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Carrego Comigo torrent reviews
Marco F (us) wrote: I actually used to know one of the directors who made one of the segments of this appallingly bad, bottom-of-the-barrel garbage- which does not even pass as a decent bad time. It's so amateurishly made that it doesn't have a hope of success- even in the lowest of the lowest categories of filmmaking, films of which often have a charm of their own.
Andrea H (ag) wrote: Fuerte en ocasiones pero me dejo un sinsabor horrible... como un desconsuelo sobre la ligereza con la q Rimini deja ir su vida...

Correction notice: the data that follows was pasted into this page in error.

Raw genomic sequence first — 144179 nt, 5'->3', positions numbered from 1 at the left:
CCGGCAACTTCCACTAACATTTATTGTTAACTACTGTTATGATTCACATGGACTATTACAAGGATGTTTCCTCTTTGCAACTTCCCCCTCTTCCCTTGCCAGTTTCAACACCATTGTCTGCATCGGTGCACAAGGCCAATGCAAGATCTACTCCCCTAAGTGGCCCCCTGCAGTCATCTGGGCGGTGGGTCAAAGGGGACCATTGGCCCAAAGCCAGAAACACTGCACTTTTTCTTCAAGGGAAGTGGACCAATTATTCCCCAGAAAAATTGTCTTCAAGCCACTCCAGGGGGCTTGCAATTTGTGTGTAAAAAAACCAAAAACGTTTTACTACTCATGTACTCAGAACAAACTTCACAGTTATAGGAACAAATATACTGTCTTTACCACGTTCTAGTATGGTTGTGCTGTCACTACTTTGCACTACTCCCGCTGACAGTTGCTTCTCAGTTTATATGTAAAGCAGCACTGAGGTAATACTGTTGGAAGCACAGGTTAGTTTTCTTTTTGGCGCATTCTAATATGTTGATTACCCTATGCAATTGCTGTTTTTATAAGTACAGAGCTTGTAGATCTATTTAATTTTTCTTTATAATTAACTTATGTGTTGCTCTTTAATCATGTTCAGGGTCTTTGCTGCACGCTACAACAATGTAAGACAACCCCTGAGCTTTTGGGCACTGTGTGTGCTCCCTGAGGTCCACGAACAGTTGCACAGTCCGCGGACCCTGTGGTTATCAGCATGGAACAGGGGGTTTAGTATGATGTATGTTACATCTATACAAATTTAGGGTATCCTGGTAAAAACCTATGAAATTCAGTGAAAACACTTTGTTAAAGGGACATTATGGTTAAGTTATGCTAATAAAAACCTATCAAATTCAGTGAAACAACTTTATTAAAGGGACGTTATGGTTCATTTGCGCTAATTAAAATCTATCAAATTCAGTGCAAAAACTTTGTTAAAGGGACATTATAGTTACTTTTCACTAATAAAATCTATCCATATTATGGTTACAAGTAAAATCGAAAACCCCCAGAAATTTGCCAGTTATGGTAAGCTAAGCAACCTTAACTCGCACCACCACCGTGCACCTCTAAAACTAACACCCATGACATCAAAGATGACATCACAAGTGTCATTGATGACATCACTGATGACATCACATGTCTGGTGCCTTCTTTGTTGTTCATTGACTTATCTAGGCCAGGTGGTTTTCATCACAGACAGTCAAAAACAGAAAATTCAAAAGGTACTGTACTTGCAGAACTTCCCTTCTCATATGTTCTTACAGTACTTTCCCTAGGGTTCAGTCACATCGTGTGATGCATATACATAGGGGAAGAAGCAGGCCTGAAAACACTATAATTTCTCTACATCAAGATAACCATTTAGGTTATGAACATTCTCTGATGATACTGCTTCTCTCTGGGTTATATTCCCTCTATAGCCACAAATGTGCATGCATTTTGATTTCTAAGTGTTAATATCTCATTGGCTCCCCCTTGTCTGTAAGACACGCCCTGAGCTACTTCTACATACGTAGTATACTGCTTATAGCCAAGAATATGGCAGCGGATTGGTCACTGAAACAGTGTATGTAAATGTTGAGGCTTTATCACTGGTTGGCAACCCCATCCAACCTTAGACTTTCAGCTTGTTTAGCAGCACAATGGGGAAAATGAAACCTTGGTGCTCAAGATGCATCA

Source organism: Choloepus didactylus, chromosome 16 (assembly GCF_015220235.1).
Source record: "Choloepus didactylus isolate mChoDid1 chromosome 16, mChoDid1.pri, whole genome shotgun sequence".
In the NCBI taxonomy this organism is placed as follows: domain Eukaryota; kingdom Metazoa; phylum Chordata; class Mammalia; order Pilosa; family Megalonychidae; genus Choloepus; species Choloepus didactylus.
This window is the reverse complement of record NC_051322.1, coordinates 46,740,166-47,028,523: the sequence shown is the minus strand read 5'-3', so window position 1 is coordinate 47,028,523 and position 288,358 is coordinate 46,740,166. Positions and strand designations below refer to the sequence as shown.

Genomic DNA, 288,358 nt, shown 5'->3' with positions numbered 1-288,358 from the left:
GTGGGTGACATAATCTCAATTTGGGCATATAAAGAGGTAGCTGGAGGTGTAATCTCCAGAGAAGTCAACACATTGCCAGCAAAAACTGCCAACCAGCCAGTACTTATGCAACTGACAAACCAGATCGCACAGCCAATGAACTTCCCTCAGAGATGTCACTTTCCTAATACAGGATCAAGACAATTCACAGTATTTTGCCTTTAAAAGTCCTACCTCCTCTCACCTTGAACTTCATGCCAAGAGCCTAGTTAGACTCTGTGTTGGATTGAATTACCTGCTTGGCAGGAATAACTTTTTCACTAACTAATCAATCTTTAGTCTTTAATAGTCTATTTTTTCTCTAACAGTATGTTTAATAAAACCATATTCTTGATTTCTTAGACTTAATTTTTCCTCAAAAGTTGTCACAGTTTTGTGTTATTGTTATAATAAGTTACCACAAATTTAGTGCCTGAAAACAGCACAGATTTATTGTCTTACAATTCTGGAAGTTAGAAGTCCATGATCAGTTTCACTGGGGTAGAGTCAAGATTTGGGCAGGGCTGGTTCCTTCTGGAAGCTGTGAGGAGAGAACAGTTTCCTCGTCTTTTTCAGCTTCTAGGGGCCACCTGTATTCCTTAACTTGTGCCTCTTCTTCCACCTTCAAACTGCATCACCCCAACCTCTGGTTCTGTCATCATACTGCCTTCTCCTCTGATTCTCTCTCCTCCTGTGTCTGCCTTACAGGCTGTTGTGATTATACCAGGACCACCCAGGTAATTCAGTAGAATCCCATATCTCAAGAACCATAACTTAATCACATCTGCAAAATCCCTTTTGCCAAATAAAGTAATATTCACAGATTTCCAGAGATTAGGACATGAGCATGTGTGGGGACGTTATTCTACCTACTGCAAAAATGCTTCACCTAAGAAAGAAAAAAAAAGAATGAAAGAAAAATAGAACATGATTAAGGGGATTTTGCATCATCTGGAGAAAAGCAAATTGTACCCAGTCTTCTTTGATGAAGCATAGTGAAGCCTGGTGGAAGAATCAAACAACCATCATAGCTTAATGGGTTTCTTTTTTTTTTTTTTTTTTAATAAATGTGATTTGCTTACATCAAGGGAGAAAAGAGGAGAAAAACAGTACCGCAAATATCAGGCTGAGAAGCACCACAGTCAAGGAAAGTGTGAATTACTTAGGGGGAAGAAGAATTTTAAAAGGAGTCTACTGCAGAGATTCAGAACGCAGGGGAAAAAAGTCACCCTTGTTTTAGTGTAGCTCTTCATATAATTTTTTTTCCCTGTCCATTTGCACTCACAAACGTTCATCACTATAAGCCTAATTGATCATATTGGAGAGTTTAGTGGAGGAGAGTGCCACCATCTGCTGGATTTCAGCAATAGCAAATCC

Griffin W (gb) wrote: Artistic character interaction, slick direction, and great casting for impressive performances adds up to one of the films that put Tarantino on the map. Great performances by Harvey Keitel and Tim Roth show execution of Tarantino's writing in the most interesting ways. It's brief, fun, and slightly sadistic. "I Would Quote This Movie"
Shaun W (us) wrote: It has all be said before, this is an all time brilliant SciFi movie. It thoroughly deserves its cult following. So many movies and tv shows have 'borrowed' from this franchise.
Orlok W (nl) wrote: The ins and outs of horror, hippies, hazing...and male posteriors--Anthrax slasher!!